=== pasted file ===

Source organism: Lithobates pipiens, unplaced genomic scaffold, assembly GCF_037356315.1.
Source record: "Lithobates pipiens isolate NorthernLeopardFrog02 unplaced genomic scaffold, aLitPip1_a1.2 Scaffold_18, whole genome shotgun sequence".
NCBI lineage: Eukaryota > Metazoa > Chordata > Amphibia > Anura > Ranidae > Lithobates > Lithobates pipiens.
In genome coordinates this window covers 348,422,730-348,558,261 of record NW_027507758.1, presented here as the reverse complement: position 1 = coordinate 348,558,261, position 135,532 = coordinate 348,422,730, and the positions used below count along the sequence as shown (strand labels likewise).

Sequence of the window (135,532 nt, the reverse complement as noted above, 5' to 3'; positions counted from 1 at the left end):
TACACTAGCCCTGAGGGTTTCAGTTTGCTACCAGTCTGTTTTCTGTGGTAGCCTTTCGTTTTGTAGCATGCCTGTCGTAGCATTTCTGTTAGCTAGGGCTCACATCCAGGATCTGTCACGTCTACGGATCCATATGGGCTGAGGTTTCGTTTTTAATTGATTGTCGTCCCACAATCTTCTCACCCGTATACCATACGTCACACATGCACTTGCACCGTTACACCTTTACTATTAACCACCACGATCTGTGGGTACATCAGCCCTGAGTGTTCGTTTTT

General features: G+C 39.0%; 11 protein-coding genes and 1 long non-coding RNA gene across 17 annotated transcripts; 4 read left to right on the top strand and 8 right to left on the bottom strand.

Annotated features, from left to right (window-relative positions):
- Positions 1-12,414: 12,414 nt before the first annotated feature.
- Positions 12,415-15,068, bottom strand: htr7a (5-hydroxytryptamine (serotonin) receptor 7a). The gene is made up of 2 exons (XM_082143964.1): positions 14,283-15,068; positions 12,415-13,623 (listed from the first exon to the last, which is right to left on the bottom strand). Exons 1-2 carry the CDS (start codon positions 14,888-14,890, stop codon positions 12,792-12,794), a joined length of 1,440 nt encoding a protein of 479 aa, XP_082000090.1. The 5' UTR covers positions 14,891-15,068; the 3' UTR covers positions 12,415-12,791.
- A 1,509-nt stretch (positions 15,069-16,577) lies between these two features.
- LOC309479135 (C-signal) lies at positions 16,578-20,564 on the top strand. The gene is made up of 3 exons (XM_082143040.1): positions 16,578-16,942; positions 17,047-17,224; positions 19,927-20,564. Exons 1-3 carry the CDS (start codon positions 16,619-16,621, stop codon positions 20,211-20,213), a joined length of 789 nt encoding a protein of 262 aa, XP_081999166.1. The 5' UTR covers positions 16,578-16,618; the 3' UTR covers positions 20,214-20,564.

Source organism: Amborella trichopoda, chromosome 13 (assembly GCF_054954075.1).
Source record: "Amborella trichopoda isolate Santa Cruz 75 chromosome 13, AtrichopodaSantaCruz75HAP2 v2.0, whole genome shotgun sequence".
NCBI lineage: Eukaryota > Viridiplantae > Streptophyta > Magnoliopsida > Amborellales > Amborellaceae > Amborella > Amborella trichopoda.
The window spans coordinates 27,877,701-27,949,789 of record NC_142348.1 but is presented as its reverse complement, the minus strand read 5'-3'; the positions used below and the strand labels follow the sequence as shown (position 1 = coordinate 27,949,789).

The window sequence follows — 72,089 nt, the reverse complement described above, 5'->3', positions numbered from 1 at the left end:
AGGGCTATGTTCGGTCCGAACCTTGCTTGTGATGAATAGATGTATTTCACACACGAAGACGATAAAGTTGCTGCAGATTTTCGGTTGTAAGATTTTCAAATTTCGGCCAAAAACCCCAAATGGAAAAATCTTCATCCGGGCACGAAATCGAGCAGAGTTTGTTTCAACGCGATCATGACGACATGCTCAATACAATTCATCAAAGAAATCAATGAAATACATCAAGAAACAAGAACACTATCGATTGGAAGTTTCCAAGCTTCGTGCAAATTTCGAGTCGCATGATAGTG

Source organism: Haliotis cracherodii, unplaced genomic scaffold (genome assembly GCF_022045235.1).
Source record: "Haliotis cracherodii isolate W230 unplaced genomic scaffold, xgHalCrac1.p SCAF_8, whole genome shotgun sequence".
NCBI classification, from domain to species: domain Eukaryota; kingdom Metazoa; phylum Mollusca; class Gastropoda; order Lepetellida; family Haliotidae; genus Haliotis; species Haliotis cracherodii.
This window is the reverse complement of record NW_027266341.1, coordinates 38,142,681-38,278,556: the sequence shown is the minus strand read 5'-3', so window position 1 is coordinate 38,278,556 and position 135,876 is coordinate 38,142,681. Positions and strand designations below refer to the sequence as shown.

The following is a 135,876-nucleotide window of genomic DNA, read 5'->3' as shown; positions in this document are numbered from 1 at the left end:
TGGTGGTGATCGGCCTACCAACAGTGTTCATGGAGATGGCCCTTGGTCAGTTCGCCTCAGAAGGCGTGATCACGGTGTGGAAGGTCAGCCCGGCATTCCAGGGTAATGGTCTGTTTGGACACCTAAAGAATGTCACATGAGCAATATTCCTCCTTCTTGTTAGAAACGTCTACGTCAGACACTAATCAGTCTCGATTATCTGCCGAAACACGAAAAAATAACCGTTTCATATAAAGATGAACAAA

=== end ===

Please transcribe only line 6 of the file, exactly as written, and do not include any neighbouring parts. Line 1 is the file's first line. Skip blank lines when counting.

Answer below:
TACACTAGCCCTGAGGGTTTCAGTTTGCTACCAGTCTGTTTTCTGTGGTAGCCTTTCGTTTTGTAGCATGCCTGTCGTAGCATTTCTGTTAGCTAGGGCTCACATCCAGGATCTGTCACGTCTACGGATCCATATGGGCTGAGGTTTCGTTTTTAATTGATTGTCGTCCCACAATCTTCTCACCCGTATACCATACGTCACACATGCACTTGCACCGTTACACCTTTACTATTAACCACCACGATCTGTGGGTACATCAGCCCTGAGTGTTCGTTTTT